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Parent, Don't Do This

I want to share with you why being “realistic” is the WORST thing a parent or coach can do. This may challenge you a bit...

“My daughter is really not smart enough to get into that college.”

It might be true, but as we are about to discover, what is true is not always helpful.

“Josh is really not good enough to play at the division one level. He needs to be realistic about his future”.

To illustrate this point I’ll give you a parallel:

Imagine you want to take on a writing project at work. Your boss says, “Terry, you are not a good writer. Stick to what you know.”

That may be true, but that is a thoughtless, cruel way to communicate it. It is demotivating. There are other ways he could say the same thing but in a way that encourages you or empowers you to choose a more “realistic path”. Someone could say a bunch of “true things” about you but that does not mean they should.

Parents and coaches get this wrong all the time and it is costing our athletes on the backend.

Back to the story. You tell your boss you want to write articles…

“Great, Terry. How did you decide that writing was something you wanted to do?”

The ‘How’ question is going to make you think deeper about it. You answer him after a pause and here is his thoughtful, wise response.

“Terrific. Here are a couple of trainings on ‘how to write great articles’. After you go through them, let’s give it a couple practice runs and see how you enjoy the process. I’ll give you honest, constructive feedback and we will decide together if we think your articles can be published. Sound good?”

If you are really a bad writer, you will self-select during this process. Learning about something, going through trainings, and then doing it and perfecting it is a long process. If you are really bad and have no future with writing, you will opt-out eventually.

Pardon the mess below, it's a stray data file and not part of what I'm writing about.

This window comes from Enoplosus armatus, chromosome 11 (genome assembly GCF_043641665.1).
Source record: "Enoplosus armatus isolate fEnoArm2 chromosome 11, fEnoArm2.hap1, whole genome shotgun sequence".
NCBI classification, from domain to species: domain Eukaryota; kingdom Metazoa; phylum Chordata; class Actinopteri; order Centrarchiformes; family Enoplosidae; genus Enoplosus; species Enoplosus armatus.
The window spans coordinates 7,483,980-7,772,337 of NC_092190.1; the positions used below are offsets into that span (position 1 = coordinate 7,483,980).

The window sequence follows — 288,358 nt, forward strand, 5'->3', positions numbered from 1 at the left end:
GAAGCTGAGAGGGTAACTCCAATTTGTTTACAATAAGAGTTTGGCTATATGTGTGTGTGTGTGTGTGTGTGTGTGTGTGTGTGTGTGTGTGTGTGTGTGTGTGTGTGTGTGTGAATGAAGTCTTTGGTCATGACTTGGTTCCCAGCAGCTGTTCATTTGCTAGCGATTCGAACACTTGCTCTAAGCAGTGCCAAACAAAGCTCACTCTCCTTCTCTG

What is my point?  

Empowering your kids to dream big but have the self-awareness to know their true talents and self-select should be your objective.

When you know your objective, you can reverse engineer the situation.

You can’t plan your steps if you don’t know the end destination.

And remember, an objective that is worth it requires three things:




With limited vision of the future ramifications, we get ahead of ourselves and want to fix things for our kids, help them avoid failure, or give the the “right answers” because it is easier.

It is like a bad boss who is ineffective because he can’t delegate…”I’ll just do it myself because it is easier”.

The example in the story above is about a boss who was patient in his approach and began with the end in mind. He could have shot her down with “the truth”, but instead he thought ahead and equipped her with the tools to self-select.

Don’t tell your kids they can’t.

Don’t tell them they are not good enough.

Don’t discourage them from the discovery process. The point isn’t to be right or realistic. It is to EMPOWER, EQUIP, and ENCOURAGE. At the end of the day, one of our goals as youth influencers is to help our youth discover their purpose in life. Who they are and who they are meant to become.

A wise mentor once told me, “Andrew, finding your purpose will come from a process of ELIMINATION rather than discovery.”

Let them try.

Let them fail. This is a reminder for most of us. We know it, but forget it because few parents and coaches actually communicate “realism” the right way.

We are in this together to build the next generation of confident, successful, servant-leaders...on and off the field.

Dedicated to your child’s future success,

Coach Andrew

P.S. If you haven’t heard, after 12 months of writing and editing, I am launching my first book in October of this year. It will be called, The Youth Truth: How to Strengthen the Minds, Win the Hearts, and Inspire the SOULS of Your Athletes. Keep an eye out for a link to pre-order within the next 6 weeks to receive a bundle of free bonuses.

Andrew Simpson

Chief Vision Officer
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